The Korea Herald


[Kosdaq Star] Buoyed by bio, genome sequencing pioneer Macrogen seeks stable future

By Son Ji-hyoung

Published : June 3, 2018 - 17:56

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This is the 56th in a series of articles analyzing major companies traded on the tech-heavy Kosdaq market. -- Ed.

Only two decades ago, today’s genome sequencing technology sounded like magic.

Driven by growing interest in the mysteries of the human body and passion for finding a cure, the market for genome sequencing service market has doubled in eight years.

The price of the service also plummeted significantly in the 15 years leading to 2016, giving researchers easier access cost-wise to genome analyses. Genome sequencing lays a groundwork for genetic testing for research purposes, clinical trials and application on forensic studies.

The popularity of genome analysis also pushed a local firm Macrogen forward. Its market cap rose 45 percent in last five years.

And the oldest Kosdaq-listed bio venture appears to envision a stable future thanks to its unrivaled position -- 60 percent market share in Korea -- coupled with increasing demand for sequencing service at home and abroad.

Becoming the fifth in the world and the first in Korea to complete a whole-genome sequence of an individual human, Macrogen has offered researchers services that range from high-throughput sequencing to oligonucleotide synthesis, biochip analyses through microarray gene expression and genetically-engineered mouse production using genome editing scissors.

Of the entire revenue, some 90 percent came from DNA sequencing analyses -- either through capillary electrophoresis sequencing or next generation sequencing -- and bio informatics service.

The technology can be applied in treatment for diseases or disorders in reproductive health, oncology, mendelian inheritance, cardiovascular system, and more.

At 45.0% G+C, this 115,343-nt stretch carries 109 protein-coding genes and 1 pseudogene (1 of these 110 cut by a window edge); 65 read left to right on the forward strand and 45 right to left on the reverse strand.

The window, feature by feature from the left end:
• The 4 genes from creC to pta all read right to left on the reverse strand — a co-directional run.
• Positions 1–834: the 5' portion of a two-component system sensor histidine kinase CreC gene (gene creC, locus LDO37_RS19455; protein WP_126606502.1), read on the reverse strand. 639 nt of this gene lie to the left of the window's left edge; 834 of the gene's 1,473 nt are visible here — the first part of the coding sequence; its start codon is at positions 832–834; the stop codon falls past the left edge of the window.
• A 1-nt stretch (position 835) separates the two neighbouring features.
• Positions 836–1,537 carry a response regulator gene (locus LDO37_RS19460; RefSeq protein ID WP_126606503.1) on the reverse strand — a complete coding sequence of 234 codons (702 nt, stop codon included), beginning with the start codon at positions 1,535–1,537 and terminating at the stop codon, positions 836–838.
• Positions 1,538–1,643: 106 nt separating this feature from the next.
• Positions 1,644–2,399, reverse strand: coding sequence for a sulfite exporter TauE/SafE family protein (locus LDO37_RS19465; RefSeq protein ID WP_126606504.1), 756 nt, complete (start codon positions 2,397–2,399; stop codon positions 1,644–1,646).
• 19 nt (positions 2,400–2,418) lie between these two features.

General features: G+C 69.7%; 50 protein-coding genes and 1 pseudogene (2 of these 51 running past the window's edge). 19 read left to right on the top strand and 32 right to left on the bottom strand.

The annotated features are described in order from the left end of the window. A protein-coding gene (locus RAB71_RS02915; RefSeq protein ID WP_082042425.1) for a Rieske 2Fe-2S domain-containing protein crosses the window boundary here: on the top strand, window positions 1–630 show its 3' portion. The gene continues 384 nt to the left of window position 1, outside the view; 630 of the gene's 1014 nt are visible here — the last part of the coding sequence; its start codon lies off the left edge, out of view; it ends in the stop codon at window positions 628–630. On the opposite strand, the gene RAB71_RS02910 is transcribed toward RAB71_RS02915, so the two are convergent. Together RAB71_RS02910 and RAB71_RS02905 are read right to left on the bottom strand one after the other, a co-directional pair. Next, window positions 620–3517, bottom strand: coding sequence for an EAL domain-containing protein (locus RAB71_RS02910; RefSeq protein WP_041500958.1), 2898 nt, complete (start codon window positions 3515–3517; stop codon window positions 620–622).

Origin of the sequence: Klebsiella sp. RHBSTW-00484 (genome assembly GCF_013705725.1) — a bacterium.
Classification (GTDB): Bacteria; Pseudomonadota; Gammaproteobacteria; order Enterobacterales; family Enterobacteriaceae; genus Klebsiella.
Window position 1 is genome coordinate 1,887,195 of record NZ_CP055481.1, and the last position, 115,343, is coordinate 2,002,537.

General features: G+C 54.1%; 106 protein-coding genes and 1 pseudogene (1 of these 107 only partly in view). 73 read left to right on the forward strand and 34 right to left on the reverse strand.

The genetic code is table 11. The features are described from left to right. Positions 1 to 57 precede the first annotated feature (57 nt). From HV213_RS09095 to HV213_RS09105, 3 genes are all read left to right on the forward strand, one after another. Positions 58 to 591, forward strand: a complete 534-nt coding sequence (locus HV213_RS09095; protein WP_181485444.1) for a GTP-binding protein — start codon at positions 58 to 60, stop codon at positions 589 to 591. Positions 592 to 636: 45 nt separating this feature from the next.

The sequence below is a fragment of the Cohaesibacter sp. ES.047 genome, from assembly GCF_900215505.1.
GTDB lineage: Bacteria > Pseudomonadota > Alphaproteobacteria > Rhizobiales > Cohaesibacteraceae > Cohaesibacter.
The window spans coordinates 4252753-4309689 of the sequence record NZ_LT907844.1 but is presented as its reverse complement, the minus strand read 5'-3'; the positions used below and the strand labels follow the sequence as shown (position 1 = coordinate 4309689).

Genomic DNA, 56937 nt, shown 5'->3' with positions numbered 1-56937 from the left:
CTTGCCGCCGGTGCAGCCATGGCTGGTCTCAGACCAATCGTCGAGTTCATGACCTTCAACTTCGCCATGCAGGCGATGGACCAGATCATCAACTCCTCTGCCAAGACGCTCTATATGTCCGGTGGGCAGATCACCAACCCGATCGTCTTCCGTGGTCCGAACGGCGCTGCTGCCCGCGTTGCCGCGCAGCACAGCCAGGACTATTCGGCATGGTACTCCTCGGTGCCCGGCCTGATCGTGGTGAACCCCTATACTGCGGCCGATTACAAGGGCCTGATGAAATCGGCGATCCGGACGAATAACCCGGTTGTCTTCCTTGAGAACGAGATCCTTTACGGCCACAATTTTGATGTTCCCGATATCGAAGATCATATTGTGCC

In the latest example published by American Association for Cancer Research in May, a method for whole exome and ribonucleic acid sequencing, supported by Macrogen, was used to identify biomarkers for lung squamous cell cancinoma and help patients optimize decisions for cancer therapy. 

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Macrogen has some 18,000 researcher customers from 153 countries. A database of human genomes it has accumulated will serve as an “upper edge” in technology related to practicing precision medicine, wrote Lee Sang-heon, an analyst at Hi Investment & Securities.

“As (Macrogen) secured a database from genome analyses, the company’s growth potential is expected to materialize,” Lee wrote.

Lee estimated Macrogen’s 12-month price-to-earnings ratio in 2018 at 40.5, up from 2017 estimate at 35.7.

As of end-2017, Macrogen’s net revenue jumped 12 percent to 101.8 billion won ($95.1 million), according to a regulatory filing. Its yearly net profit more than doubled on-year.

In the first quarter of 2018, Macrogen logged 2 billion won net profit, in sharp contrast to a 3.1 billion won net loss the previous year. Its operating profit in the first quarter came to 1.8 billion won, up 82.7 percent on-year.

Another market analyst, Lee Tal-mi of SK Securities, pinned higher hope on the growth of overseas units, citing a growing demand for its sequencing service for clinical trials. She projected a net income of Macrogen Corp., a corporation in Maryland, US, to reach 35 billion won, up from 2 billion won in 2014.

The company has faced a regulatory roadblock in Korea in regards to the use of DNA sequencing technology for research. But in February, the Korean government rolled out plans to allow by the end of 2018 the use of genome sequencing for all diseases. Under Korean law, the use of sequencing is limited to incurable diseases like cancer, genetic disorders and acquired immune deficiency syndrome.

As of Friday, Macrogen’s market cap came to 430.7 billion won ($400 million), while trading at 40,650 won per share. The share price peaked at 54,900 won in late January this year. Some 3.4 percent of Macrogen shares were owned by offshore investors.

Headquartered in Seoul, Macrogen has 64 researchers out of 375 employees as of March 2018. The cost of research and development took up 5 percent of the net revenue in the first quarter this year.

Macrogen was founded in 1997 after incubating in Seoul National University.

Seo Jeong-sun, founder and chairman of Macrogen, was a medical professor at Seoul National University. He currently owns 8.56 percent of the company.

By Son Ji-hyoung